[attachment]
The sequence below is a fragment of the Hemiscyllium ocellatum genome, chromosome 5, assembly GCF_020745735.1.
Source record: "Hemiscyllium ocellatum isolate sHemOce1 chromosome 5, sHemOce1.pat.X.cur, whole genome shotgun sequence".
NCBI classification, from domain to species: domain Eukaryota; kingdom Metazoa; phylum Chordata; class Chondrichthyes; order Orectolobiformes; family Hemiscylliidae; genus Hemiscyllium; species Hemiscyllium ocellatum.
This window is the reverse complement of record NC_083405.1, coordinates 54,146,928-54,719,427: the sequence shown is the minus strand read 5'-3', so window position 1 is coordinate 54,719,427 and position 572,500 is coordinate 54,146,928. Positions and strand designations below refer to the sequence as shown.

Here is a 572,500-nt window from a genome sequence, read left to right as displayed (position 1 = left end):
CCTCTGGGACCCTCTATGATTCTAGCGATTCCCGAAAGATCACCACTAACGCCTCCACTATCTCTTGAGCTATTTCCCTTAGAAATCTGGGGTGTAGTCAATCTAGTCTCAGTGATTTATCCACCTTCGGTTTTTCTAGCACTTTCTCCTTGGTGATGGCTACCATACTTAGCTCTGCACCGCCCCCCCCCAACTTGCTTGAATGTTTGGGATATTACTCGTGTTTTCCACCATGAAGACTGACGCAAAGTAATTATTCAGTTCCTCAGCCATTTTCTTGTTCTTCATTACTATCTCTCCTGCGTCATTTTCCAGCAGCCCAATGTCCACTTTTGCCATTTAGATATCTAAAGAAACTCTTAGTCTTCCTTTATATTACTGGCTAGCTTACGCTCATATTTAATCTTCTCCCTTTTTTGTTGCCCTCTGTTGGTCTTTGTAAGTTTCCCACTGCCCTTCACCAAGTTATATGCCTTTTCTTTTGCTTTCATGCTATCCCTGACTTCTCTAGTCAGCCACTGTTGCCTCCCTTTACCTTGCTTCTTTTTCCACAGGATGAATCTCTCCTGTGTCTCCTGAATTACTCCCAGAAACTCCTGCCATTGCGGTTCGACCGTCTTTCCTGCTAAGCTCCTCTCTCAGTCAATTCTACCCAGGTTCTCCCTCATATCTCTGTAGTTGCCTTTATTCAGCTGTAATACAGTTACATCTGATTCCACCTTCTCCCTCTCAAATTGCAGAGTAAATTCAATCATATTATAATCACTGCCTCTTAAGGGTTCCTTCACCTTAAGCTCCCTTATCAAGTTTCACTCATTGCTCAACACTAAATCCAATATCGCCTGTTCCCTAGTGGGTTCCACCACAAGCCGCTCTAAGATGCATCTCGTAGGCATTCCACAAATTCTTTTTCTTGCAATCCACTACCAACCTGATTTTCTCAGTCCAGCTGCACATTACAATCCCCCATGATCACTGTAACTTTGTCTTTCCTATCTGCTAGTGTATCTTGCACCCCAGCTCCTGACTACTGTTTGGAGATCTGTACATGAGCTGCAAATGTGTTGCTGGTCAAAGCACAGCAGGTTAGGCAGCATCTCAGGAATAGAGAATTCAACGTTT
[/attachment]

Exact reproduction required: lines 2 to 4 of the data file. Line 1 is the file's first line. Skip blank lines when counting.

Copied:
Source record: "Hemiscyllium ocellatum isolate sHemOce1 chromosome 5, sHemOce1.pat.X.cur, whole genome shotgun sequence".
NCBI classification, from domain to species: domain Eukaryota; kingdom Metazoa; phylum Chordata; class Chondrichthyes; order Orectolobiformes; family Hemiscylliidae; genus Hemiscyllium; species Hemiscyllium ocellatum.
This window is the reverse complement of record NC_083405.1, coordinates 54,146,928-54,719,427: the sequence shown is the minus strand read 5'-3', so window position 1 is coordinate 54,719,427 and position 572,500 is coordinate 54,146,928. Positions and strand designations below refer to the sequence as shown.